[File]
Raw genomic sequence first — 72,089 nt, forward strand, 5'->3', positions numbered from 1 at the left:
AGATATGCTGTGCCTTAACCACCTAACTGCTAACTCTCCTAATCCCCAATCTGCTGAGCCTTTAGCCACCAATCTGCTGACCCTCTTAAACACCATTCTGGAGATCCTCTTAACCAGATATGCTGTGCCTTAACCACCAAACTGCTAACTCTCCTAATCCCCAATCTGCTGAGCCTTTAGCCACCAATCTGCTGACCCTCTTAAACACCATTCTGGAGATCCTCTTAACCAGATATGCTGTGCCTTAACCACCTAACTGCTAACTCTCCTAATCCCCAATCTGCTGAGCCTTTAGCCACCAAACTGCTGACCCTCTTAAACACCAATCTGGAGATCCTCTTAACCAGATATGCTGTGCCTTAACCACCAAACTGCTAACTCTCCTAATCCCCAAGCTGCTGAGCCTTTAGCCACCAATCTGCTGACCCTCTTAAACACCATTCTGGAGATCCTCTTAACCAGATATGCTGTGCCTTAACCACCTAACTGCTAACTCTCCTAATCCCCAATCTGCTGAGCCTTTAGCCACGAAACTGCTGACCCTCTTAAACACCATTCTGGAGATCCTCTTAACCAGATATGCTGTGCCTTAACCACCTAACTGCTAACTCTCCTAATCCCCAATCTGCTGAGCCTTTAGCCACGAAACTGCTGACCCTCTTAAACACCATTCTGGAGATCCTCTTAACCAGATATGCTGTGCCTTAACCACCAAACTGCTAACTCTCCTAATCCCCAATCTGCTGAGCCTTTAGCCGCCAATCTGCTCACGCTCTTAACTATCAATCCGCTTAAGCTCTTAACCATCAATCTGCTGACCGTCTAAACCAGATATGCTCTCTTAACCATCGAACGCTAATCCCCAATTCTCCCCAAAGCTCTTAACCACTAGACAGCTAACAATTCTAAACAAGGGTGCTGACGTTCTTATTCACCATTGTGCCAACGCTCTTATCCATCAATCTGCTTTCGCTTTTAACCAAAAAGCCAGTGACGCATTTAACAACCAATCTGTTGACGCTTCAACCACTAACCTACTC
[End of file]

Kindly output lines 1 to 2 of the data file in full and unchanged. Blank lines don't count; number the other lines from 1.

Raw genomic sequence first — 72,089 nt, forward strand, 5'->3', positions numbered from 1 at the left:
AGATATGCTGTGCCTTAACCACCTAACTGCTAACTCTCCTAATCCCCAATCTGCTGAGCCTTTAGCCACCAATCTGCTGACCCTCTTAAACACCATTCTGGAGATCCTCTTAACCAGATATGCTGTGCCTTAACCACCAAACTGCTAACTCTCCTAATCCCCAATCTGCTGAGCCTTTAGCCACCAATCTGCTGACCCTCTTAAACACCATTCTGGAGATCCTCTTAACCAGATATGCTGTGCCTTAACCACCTAACTGCTAACTCTCCTAATCCCCAATCTGCTGAGCCTTTAGCCACCAAACTGCTGACCCTCTTAAACACCAATCTGGAGATCCTCTTAACCAGATATGCTGTGCCTTAACCACCAAACTGCTAACTCTCCTAATCCCCAAGCTGCTGAGCCTTTAGCCACCAATCTGCTGACCCTCTTAAACACCATTCTGGAGATCCTCTTAACCAGATATGCTGTGCCTTAACCACCTAACTGCTAACTCTCCTAATCCCCAATCTGCTGAGCCTTTAGCCACGAAACTGCTGACCCTCTTAAACACCATTCTGGAGATCCTCTTAACCAGATATGCTGTGCCTTAACCACCTAACTGCTAACTCTCCTAATCCCCAATCTGCTGAGCCTTTAGCCACGAAACTGCTGACCCTCTTAAACACCATTCTGGAGATCCTCTTAACCAGATATGCTGTGCCTTAACCACCAAACTGCTAACTCTCCTAATCCCCAATCTGCTGAGCCTTTAGCCGCCAATCTGCTCACGCTCTTAACTATCAATCCGCTTAAGCTCTTAACCATCAATCTGCTGACCGTCTAAACCAGATATGCTCTCTTAACCATCGAACGCTAATCCCCAATTCTCCCCAAAGCTCTTAACCACTAGACAGCTAACAATTCTAAACAAGGGTGCTGACGTTCTTATTCACCATTGTGCCAACGCTCTTATCCATCAATCTGCTTTCGCTTTTAACCAAAAAGCCAGTGACGCATTTAACAACCAATCTGTTGACGCTTCAACCACTAACCTACTC